The court filing comes after Musk’s lawyers sent a letter to Twitter earlier Tuesday, citing the whistleblower’s allegations as another reason for canceling the deal.
In July, Musk sent Twitter its first termination letter, accusing the company of misleading himself about fake accounts on its platform.
Now, Musk says the issue is not limited to fake accounts, but also includes data security and other concerns raised by whistleblowers, opening up a new battleground for both sides.
Last week, Twitter’s former security director, Peiter Zatko, said in a letter of complaint to U.S. regulators that Twitter focused on user growth, ignored spam, and lied about its strong security. plan.
Musk and Twitter are suing each other in a U.S. court in Delaware, with a five-day trial scheduled to begin on October 17.
On Tuesday, Musk asked the judge to continue presenting his respective cases until Nov. 10, followed by a meeting to discuss what evidence could be presented in court. Musk said the trial could begin later that month “depending on what the court arranges.”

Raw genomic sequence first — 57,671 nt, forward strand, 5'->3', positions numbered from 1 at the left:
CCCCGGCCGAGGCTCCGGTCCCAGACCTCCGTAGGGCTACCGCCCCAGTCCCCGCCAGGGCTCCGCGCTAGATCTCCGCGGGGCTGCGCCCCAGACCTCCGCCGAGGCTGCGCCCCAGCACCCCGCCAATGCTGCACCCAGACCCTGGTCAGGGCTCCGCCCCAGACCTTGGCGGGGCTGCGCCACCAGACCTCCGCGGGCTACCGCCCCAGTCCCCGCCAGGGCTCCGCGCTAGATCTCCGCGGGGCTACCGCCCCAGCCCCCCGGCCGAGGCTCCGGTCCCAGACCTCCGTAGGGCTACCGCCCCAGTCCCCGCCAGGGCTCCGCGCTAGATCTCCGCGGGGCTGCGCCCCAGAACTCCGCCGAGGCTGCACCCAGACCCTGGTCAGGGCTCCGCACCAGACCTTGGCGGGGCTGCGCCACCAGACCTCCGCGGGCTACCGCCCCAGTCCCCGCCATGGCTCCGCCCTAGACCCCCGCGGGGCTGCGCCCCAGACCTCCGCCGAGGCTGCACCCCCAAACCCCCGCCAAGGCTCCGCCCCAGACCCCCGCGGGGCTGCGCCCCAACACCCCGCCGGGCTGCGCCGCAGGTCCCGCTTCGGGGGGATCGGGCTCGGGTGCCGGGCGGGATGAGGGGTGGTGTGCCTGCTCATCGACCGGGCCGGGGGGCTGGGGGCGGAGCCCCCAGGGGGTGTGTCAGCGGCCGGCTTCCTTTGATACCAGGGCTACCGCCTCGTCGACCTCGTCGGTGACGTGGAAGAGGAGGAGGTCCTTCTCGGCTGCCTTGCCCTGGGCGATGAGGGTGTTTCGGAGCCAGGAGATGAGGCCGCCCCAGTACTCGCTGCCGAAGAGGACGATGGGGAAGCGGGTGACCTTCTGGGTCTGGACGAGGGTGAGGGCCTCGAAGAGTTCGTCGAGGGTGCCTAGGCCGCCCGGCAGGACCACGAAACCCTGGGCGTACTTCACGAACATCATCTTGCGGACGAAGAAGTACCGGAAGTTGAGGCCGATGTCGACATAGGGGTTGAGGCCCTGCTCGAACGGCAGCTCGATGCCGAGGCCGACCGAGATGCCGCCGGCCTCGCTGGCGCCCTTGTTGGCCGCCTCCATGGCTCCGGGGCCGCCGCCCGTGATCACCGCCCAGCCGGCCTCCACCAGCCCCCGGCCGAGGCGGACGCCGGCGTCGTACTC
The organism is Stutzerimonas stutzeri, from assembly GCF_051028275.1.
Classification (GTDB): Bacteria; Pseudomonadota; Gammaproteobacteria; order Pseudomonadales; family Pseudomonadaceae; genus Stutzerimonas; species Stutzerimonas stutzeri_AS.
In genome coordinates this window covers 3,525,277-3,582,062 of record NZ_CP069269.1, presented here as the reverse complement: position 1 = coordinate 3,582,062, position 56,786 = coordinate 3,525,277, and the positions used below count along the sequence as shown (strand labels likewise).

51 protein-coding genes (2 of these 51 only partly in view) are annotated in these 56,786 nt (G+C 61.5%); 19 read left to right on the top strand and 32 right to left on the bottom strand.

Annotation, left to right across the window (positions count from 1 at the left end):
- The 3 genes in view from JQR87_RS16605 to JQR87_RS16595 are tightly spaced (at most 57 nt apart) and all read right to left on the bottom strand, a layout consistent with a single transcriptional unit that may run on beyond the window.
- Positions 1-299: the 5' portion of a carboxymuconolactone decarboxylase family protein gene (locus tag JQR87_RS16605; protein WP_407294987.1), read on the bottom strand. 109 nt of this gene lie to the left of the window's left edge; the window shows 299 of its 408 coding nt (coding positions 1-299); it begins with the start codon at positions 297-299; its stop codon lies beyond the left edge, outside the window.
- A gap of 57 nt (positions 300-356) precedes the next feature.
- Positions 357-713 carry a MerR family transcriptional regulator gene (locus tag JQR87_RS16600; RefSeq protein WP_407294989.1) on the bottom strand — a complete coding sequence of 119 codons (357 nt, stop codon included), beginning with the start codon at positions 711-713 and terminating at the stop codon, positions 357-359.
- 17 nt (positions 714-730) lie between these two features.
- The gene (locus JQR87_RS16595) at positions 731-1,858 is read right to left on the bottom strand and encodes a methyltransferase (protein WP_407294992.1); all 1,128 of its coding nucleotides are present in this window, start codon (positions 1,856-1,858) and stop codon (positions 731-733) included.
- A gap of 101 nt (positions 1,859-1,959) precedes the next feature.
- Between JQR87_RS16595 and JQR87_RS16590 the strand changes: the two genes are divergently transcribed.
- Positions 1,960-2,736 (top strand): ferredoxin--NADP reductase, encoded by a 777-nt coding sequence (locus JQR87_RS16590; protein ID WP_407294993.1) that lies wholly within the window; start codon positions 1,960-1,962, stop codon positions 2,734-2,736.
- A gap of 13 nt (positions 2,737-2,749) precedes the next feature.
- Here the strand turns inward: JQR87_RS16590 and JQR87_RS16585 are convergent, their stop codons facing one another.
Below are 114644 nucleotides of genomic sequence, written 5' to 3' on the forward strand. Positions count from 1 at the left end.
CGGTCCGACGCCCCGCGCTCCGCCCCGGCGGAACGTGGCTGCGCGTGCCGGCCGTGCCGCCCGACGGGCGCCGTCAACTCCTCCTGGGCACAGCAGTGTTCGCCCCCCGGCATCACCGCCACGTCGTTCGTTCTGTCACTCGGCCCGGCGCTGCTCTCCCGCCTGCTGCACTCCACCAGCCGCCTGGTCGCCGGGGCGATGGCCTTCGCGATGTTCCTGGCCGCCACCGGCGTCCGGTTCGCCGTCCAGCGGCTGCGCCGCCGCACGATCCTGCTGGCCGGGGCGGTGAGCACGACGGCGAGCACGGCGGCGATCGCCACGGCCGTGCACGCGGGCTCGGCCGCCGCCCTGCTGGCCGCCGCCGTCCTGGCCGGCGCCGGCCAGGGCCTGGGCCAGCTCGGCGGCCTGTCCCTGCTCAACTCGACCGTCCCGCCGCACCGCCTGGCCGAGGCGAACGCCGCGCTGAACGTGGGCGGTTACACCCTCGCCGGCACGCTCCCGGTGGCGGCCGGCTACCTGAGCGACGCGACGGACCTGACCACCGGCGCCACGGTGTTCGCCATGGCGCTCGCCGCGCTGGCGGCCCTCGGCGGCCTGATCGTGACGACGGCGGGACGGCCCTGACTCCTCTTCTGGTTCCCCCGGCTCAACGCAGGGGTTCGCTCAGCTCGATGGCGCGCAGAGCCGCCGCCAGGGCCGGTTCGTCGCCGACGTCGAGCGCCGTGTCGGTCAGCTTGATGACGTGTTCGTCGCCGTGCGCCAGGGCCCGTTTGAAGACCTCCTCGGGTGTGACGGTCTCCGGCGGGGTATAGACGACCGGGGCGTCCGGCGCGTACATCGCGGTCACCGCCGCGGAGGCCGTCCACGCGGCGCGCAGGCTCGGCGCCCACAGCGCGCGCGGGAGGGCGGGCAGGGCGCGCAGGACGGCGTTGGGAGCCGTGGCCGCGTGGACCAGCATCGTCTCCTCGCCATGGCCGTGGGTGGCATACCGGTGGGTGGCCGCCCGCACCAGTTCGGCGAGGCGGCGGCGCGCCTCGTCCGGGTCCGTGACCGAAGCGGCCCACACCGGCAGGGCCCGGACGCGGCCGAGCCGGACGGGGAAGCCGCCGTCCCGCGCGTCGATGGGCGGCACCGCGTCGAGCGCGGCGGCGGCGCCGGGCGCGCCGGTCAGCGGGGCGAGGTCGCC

The motion to supplement the indictment was filed confidentially in the Delaware Court of Chancery.
Twitter wants the court to rule that Musk completes the $54.20 per share deal. Musk has countersued, accusing Twitter of fraud.
Legal experts say the whistleblower’s letter of complaint has created uncertainty in the case, but has not completely reversed Twitter’s dominance.
“Musk has not used the federal securities fraud charge,” said Eric Talley, a professor at Columbia Law School.
Meanwhile, Twitter filed Tuesday to reject Musk’s application to continue to append documents until 2022, arguing that the motion was an “attempt to undermine the trial plan.”